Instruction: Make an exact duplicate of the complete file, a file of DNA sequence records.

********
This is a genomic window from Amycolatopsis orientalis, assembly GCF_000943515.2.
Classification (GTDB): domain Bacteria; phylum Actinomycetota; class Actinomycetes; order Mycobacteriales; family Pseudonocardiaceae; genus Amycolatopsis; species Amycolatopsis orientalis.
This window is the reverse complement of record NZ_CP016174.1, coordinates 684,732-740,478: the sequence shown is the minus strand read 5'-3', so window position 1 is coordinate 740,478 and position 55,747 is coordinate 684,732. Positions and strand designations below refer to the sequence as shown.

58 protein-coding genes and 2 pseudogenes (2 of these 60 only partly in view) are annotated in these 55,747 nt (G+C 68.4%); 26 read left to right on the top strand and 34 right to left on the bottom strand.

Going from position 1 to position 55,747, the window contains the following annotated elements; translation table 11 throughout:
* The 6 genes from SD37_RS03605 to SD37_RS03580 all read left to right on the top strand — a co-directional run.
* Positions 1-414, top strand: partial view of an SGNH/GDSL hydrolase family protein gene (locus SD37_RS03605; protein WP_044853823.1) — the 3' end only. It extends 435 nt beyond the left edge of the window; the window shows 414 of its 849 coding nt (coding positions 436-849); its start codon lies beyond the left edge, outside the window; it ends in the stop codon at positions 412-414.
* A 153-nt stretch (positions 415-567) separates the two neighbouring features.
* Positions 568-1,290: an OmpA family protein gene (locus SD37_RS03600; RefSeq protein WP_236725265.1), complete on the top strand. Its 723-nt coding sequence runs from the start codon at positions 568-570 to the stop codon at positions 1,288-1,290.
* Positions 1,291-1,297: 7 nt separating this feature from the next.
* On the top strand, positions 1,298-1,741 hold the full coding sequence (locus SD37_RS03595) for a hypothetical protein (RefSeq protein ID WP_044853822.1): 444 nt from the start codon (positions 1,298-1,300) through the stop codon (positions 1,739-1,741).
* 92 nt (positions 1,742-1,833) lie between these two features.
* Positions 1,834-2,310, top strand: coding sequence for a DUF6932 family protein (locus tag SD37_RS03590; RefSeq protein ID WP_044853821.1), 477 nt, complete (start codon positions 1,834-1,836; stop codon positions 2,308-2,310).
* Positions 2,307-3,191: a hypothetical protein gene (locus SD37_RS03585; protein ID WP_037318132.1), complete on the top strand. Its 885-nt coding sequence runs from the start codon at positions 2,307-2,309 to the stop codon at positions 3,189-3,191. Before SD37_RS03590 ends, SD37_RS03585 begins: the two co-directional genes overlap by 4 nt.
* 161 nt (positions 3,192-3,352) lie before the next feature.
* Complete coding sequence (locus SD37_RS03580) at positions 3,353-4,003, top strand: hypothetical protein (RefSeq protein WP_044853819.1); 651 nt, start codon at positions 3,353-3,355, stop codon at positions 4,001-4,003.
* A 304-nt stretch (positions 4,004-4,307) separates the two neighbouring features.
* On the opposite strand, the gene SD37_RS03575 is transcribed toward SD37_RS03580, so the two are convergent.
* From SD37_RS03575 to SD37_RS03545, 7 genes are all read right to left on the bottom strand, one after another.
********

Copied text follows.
This is a genomic window from Amycolatopsis orientalis, assembly GCF_000943515.2.
Classification (GTDB): domain Bacteria; phylum Actinomycetota; class Actinomycetes; order Mycobacteriales; family Pseudonocardiaceae; genus Amycolatopsis; species Amycolatopsis orientalis.
This window is the reverse complement of record NZ_CP016174.1, coordinates 684,732-740,478: the sequence shown is the minus strand read 5'-3', so window position 1 is coordinate 740,478 and position 55,747 is coordinate 684,732. Positions and strand designations below refer to the sequence as shown.

58 protein-coding genes and 2 pseudogenes (2 of these 60 only partly in view) are annotated in these 55,747 nt (G+C 68.4%); 26 read left to right on the top strand and 34 right to left on the bottom strand.

Going from position 1 to position 55,747, the window contains the following annotated elements; translation table 11 throughout:
* The 6 genes from SD37_RS03605 to SD37_RS03580 all read left to right on the top strand — a co-directional run.
* Positions 1-414, top strand: partial view of an SGNH/GDSL hydrolase family protein gene (locus SD37_RS03605; protein WP_044853823.1) — the 3' end only. It extends 435 nt beyond the left edge of the window; the window shows 414 of its 849 coding nt (coding positions 436-849); its start codon lies beyond the left edge, outside the window; it ends in the stop codon at positions 412-414.
* A 153-nt stretch (positions 415-567) separates the two neighbouring features.
* Positions 568-1,290: an OmpA family protein gene (locus SD37_RS03600; RefSeq protein WP_236725265.1), complete on the top strand. Its 723-nt coding sequence runs from the start codon at positions 568-570 to the stop codon at positions 1,288-1,290.
* Positions 1,291-1,297: 7 nt separating this feature from the next.
* On the top strand, positions 1,298-1,741 hold the full coding sequence (locus SD37_RS03595) for a hypothetical protein (RefSeq protein ID WP_044853822.1): 444 nt from the start codon (positions 1,298-1,300) through the stop codon (positions 1,739-1,741).
* 92 nt (positions 1,742-1,833) lie between these two features.
* Positions 1,834-2,310, top strand: coding sequence for a DUF6932 family protein (locus tag SD37_RS03590; RefSeq protein ID WP_044853821.1), 477 nt, complete (start codon positions 1,834-1,836; stop codon positions 2,308-2,310).
* Positions 2,307-3,191: a hypothetical protein gene (locus SD37_RS03585; protein ID WP_037318132.1), complete on the top strand. Its 885-nt coding sequence runs from the start codon at positions 2,307-2,309 to the stop codon at positions 3,189-3,191. Before SD37_RS03590 ends, SD37_RS03585 begins: the two co-directional genes overlap by 4 nt.
* 161 nt (positions 3,192-3,352) lie before the next feature.
* Complete coding sequence (locus SD37_RS03580) at positions 3,353-4,003, top strand: hypothetical protein (RefSeq protein WP_044853819.1); 651 nt, start codon at positions 3,353-3,355, stop codon at positions 4,001-4,003.
* A 304-nt stretch (positions 4,004-4,307) separates the two neighbouring features.
* On the opposite strand, the gene SD37_RS03575 is transcribed toward SD37_RS03580, so the two are convergent.
* From SD37_RS03575 to SD37_RS03545, 7 genes are all read right to left on the bottom strand, one after another.